Portulacaria progression

Discussion in 'Tropicals' started by amkhalid, Feb 8, 2012.

  1. amkhalid

    amkhalid Chumono

    Messages:
    632
    Location:
    Toronto
    Very slow to develop, but finally getting there. It spends nov-june half dead in a windowsill, and grows from July-Sept. I don't think a light setup is worth the effort for the two tropicals I have.

    August 2007 after first pruning (nursery stock)

    [​IMG]

    Later in 2007 - first plant I ever put in a bonsai pot! Ugh... what was I thinking! :) One of the main challenges with this tree was bringing the secondary trunk in closer.

    [​IMG]

    Early summer 2010. You can see how scraggly it looks coming out of its winter window. It took almost 3 years to get this crappy growth! Hardly any pruning during that time, except for a bit of end cutting to push back the strength... these trees really need to dry out between waterings.

    [​IMG]

    Summer 2011. Finally has enough growth for some real cutting and wiring. Around this time I said "screw it" and sent a stainless screw through the secondary trunk, bringing it permanently closer to the main trunk, after years of trying to fix its position with wedge grafts and guy wires.

    [​IMG]

    Late summer 2011. The pot is by Chuck Iker. Its gorgeous, but is way too small.

    [​IMG]

    Goal for 2012. The pot is a pretty old Sangyou. Its a poured pot, but good for the tree, I think.

    [​IMG]

    Comments/suggestions would be great. Thanks for looking!
     
    Last edited: Feb 8, 2012
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  3. edprocoat

    edprocoat Masterpiece

    Messages:
    3,267
    Location:
    Ohio/Florida
    Someone else had one of these portulacarias shown here, I had to look it up to realize its the baby jade or elephant bush that I have seen in so many stores. The ones I see are small and fragile and I would have never thought they could ever make such a convincing tree. It looks great and seems to be coming along nice, the pot looks great too. Nice job. One question, I was always under the impression that only a brass or copper screw would not hurt a tree, did the stainless steel screw affect it any? It looks healthy any way.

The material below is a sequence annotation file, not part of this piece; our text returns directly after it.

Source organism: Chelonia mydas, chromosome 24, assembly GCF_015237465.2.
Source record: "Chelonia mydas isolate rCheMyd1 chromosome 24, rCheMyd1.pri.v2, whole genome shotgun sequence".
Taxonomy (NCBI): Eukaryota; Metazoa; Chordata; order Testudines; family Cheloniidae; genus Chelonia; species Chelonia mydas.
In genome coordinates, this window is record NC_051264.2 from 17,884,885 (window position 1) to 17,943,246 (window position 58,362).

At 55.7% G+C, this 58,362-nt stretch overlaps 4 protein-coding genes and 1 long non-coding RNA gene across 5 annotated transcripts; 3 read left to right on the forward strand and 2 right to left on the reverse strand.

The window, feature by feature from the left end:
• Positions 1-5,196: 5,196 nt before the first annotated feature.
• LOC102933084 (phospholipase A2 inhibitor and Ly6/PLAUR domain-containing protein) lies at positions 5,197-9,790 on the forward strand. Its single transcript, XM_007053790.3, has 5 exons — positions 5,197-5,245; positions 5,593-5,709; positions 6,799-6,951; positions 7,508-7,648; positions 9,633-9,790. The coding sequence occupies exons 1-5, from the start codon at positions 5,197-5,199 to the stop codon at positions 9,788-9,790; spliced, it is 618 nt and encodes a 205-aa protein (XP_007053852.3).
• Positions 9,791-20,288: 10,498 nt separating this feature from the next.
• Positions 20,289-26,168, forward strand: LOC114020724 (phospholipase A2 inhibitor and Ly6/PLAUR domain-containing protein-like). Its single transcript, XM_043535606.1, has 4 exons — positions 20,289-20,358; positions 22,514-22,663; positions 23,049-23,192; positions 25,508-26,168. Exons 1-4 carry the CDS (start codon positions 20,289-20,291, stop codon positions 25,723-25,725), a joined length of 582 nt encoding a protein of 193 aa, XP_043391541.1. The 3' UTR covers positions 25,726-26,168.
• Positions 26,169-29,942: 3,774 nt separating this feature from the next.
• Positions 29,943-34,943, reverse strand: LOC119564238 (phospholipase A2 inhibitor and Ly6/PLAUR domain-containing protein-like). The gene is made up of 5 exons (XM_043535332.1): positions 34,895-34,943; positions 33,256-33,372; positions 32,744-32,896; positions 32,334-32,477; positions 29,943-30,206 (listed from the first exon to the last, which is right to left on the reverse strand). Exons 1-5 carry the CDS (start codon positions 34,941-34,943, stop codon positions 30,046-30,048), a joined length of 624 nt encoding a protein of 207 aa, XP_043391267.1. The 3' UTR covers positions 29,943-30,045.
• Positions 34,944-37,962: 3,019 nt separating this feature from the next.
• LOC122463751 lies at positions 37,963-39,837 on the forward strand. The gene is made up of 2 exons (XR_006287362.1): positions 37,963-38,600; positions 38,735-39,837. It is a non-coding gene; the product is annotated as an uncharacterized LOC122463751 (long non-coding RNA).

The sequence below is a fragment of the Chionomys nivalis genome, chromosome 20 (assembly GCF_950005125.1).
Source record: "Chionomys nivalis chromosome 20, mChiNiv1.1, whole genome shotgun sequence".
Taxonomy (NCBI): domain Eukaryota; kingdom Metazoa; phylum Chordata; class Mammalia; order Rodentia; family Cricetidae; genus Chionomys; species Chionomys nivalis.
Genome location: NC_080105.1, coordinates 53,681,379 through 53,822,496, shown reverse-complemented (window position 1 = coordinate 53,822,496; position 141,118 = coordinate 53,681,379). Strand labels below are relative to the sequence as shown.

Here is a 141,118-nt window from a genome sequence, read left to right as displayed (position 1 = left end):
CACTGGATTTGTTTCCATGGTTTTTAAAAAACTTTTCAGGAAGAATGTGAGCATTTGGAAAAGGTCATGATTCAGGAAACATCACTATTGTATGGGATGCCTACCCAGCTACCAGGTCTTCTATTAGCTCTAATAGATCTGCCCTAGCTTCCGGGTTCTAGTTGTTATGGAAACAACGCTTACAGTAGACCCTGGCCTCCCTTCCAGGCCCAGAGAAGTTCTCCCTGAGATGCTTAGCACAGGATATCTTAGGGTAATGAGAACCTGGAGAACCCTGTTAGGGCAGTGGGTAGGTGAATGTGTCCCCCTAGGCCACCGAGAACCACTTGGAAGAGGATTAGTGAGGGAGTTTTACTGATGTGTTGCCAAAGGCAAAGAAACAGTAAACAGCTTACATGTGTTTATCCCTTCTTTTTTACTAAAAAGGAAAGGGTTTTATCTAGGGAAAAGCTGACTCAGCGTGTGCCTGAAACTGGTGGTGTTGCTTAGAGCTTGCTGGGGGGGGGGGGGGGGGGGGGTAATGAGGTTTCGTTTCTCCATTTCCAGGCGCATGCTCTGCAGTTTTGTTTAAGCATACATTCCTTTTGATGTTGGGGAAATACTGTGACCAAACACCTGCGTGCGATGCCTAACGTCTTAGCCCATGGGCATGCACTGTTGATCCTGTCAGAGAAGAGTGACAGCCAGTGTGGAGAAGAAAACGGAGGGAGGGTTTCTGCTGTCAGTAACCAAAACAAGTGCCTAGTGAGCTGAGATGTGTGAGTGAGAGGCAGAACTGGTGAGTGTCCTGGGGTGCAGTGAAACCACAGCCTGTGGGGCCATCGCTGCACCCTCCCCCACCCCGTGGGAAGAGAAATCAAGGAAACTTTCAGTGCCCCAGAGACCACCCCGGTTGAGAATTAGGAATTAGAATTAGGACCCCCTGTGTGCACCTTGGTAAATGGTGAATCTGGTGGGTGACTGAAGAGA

ed
     
  4. amkhalid

    amkhalid Chumono

    Messages:
    632
    Location:
    Toronto
    I have no idea if stainless is bad. I know most people use brass, but I had no brass screws so I used a stainless wood screw. Its been about 6 months since I did it, and the tree seems fine. After it was drilled in, I cut off the head of the screw and its already healed over, so I can't get it out anyway :)
     
  5. mat

    mat Chumono

    Messages:
    648
    Location:
    Central Florida
    jim smith.jpg

    Ed, here's Jim Smith trimming one that's pretty convincing.
     
  6. davetree

    davetree Omono

    Messages:
    1,266
    Location:
    St. Paul Minnesota
    Have you considered layering the tree for a better base ? These root so easily that I think you would have no problem. I cut one completely in half and it rooted quite quickly.
     
  7. amkhalid

    amkhalid Chumono

    Messages:
    632
    Location:
    Toronto
    Improving the base is definitely in the plan. I've actually considered just sawing off the base and making a cutting as you mentioned. Still, not a guarantee that I will get a good nebari. I've made some wounds in a lame attempt to ground layer, but I think I keep the soil too dry perhaps? Any tips? Do you live in a tropical or temperate climate?
     
  8. edprocoat

    edprocoat Masterpiece

    Messages:
    3,267
    Location:
    Ohio/Florida
    You think?

    Damn, thats a fine looking tree!

    ed
     
  9. mat

    mat Chumono

    Messages:
    648
    Location:
    Central Florida
  10. davetree

    davetree Omono

    Messages:
    1,266
    Location:
    St. Paul Minnesota
    I cut the top half off mine, waited for the stub to dry out (important or you will get rot), then stuck it into sand. It rooted in about three weeks in the summer in Minnesota.
     
  11. amkhalid

    amkhalid Chumono

    Messages:
    632
    Location:
    Toronto
    Thanks... I might actually try that this year. Its a bold move, but would be worth the payoff.
     
  12. davetree

    davetree Omono

    Messages:
    1,266
    Location:
    St. Paul Minnesota
    Not that bold actually. I had another that I cut in half and rooted the 2 inch thick trunk. I didn't dry it out enough and had bad rot turning the stub to mush. No problem - I just cut again and let in dry out nicely, and it too rooted in no time. Lots of roots too.
     
  13. daytona1911

    daytona1911 Mame

    Messages:
    105
    Location:
    Deland Florida USA
    Here in Florida we have rooted 8 inch trunks with no problems using the technique of letting cutting dry and "callous" off before sticking it in bonsai soil. I don't see how rooting a cutting in summer up north would be too much more difficult , exp if you had lights to keep on it in the cooler fall and winter months to keep growth up .
     

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